BY Tanya Day Ritchie and Tim Ritchie.
Gentrification is a difficult subject. When we discuss it, we seem to be fighting about what it is, whether it’s happening, and whether it?s a bad thing. Where Hamilton is concerned, there is one thing that is indisputable: it used to be cheaper to live here. Five to ten years ago, it was commonplace to see houses for sale, especially in the north end of the city, for under $100,000 – even under $50,000. Rents were available for as little as $300 for a bachelor apartment, and incrementally more for larger places. Costs – rents and taxes and so forth – as a general rule, increased as one moved south and west.
But things have changed. To take just three examples – Locke Street, James Street North, Ottawa Street – these are exciting strips in the downtown, and their surrounding neighbourhoods are becoming more and more exclusive. There are articles in the national and international media referring to them as trendy and talking about how hot the local scene is.
We are resistant to change, especially when it seems to come quickly.
People are moving to Hamilton and, with higher demand, prices have risen. There is a knee-jerk reaction among those of us who have lived here for a while – often all our lives – to close the borders and deny all these interlopers entry. We are resistant to change, especially when it seems to come quickly. But is this change necessarily gentrification? If someone buys a property that has been neglected and cleans it up, gives it a coat of paint, puts in a garden and makes it attractive, is that gentrification – or is that just taking care of the city? What if that happens to every building on a street? Is it only gentrification if a developer knocks down the whole swathe and puts in condo towers and boutiques? Is it something that happens with a bang, or can it happen by increments? Imagine a run-down and empty storefront on one of Hamilton’s busy arterial roads. No tenant stays there for more than a few months at most, because there?s no foot traffic, there’s no appeal. Its future looks bleak, because there are no rents coming in and therefore no money to spend on maintenance. Then someone takes it over – a buyer or a renter – and they put in some elbow grease to clean it up. They put up curtains rather than the boards, bags or newspapers that had previously covered the windows. They pull the weeds, pick up the scattered junk mail. The place becomes well maintained and well lit, occupied by people who care about it and take care of it. Is that gentrification? How many similar stories in the same area would it take for an area to become gentrified?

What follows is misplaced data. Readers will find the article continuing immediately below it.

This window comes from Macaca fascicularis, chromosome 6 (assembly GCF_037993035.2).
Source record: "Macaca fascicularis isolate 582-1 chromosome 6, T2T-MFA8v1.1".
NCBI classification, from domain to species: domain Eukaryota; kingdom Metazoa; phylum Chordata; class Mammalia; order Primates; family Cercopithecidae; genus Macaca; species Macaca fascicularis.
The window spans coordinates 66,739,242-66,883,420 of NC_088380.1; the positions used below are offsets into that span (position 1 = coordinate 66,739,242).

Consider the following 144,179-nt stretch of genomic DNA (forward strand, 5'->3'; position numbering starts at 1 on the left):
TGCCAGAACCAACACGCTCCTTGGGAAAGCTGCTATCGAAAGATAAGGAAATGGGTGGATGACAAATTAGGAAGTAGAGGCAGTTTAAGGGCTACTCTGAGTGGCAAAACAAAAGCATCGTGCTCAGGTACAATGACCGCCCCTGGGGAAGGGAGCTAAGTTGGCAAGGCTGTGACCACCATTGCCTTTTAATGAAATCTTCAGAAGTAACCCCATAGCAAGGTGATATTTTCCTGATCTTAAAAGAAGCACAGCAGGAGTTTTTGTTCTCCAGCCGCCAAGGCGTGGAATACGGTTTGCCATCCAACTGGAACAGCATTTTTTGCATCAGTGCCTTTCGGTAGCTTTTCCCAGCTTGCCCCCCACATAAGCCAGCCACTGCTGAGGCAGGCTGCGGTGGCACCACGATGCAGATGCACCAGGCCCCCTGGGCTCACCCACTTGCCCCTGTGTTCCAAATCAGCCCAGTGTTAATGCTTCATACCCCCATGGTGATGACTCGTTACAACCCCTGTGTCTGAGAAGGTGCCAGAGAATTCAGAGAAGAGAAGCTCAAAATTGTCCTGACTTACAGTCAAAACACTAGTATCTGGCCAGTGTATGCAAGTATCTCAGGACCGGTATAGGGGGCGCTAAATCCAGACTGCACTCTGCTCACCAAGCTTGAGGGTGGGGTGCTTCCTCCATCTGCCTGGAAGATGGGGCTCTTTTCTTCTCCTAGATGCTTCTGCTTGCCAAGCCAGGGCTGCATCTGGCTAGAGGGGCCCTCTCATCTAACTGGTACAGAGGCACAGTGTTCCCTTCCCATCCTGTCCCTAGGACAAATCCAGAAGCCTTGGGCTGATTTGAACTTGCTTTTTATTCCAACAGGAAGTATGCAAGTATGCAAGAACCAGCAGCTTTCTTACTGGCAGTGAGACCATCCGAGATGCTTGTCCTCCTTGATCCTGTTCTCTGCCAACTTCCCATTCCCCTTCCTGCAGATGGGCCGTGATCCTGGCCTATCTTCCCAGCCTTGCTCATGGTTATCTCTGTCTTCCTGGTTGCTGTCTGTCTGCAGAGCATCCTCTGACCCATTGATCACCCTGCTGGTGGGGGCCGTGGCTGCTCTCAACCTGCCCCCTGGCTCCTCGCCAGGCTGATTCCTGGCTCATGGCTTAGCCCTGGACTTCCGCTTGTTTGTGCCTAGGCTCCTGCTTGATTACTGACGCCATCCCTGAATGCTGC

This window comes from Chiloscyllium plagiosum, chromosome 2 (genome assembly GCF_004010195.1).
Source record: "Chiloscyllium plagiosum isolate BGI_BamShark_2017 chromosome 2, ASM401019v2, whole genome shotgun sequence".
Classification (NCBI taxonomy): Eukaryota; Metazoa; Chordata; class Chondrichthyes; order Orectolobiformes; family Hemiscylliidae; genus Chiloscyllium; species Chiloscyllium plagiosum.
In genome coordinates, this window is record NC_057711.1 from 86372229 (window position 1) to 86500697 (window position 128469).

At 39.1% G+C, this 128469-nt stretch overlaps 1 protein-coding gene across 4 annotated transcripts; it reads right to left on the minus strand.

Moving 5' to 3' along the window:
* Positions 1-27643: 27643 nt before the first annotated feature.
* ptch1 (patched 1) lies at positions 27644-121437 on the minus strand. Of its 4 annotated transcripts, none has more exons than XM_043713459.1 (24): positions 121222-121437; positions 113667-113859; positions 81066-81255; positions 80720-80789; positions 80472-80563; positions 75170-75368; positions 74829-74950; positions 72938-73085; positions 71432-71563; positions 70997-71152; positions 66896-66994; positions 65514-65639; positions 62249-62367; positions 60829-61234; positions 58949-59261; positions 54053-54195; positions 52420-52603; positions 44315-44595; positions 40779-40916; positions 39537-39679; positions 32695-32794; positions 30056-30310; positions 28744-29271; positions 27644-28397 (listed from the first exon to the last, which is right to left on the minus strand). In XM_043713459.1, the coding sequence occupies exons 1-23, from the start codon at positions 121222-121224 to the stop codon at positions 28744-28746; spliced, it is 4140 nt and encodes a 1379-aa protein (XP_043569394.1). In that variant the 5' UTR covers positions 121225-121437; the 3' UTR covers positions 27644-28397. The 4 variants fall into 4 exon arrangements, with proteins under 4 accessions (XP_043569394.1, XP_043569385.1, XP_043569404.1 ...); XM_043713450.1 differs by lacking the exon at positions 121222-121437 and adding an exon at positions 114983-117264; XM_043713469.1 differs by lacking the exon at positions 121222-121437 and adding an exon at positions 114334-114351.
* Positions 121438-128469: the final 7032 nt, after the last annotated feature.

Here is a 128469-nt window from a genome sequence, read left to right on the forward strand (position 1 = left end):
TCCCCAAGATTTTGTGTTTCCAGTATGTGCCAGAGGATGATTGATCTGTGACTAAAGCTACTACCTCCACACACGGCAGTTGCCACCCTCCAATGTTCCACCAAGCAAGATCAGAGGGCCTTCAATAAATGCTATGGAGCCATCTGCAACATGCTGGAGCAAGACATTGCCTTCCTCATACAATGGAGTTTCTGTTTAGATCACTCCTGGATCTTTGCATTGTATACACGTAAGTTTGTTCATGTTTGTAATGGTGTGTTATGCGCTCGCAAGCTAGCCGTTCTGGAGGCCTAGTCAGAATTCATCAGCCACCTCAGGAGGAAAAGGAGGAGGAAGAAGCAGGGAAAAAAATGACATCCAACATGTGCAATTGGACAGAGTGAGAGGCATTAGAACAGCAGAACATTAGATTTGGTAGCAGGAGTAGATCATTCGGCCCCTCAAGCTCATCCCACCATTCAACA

Perhaps gentrification is only a difficulty when it displaces people. When it reaches a critical mass that affects areas nearby, when it attracts developers who don?t care for the original residents of an area, and then the people who live and work in a neighbourhood can no longer afford to do so. We must face up to issues of class, and race, and poverty. We have to look at the people who are being displaced. And at this point we have to go back and look at what?s undeniable. Prices are rising, and not just at the rate of inflation. Whether or not we call it gentrification, and whether or not we count each little improvement as an aspect of gentrification, almost becomes besides the point, an exercise in semantics. The point is not to stop people from putting up those curtains and applying that coat of paint; it?s to stop those positive actions from having far-reaching negative reactions. Rather than arguing about whether or not gentrification is happening, and exactly what it is, and whether it even exists, our efforts would be far better spent if we focus on preventing the fall-out. Whether this happens through community groups, activism, government intervention, a mix of these things or other things entirely, there are essential things that must be addressed. Housing stability is at the top of that list.
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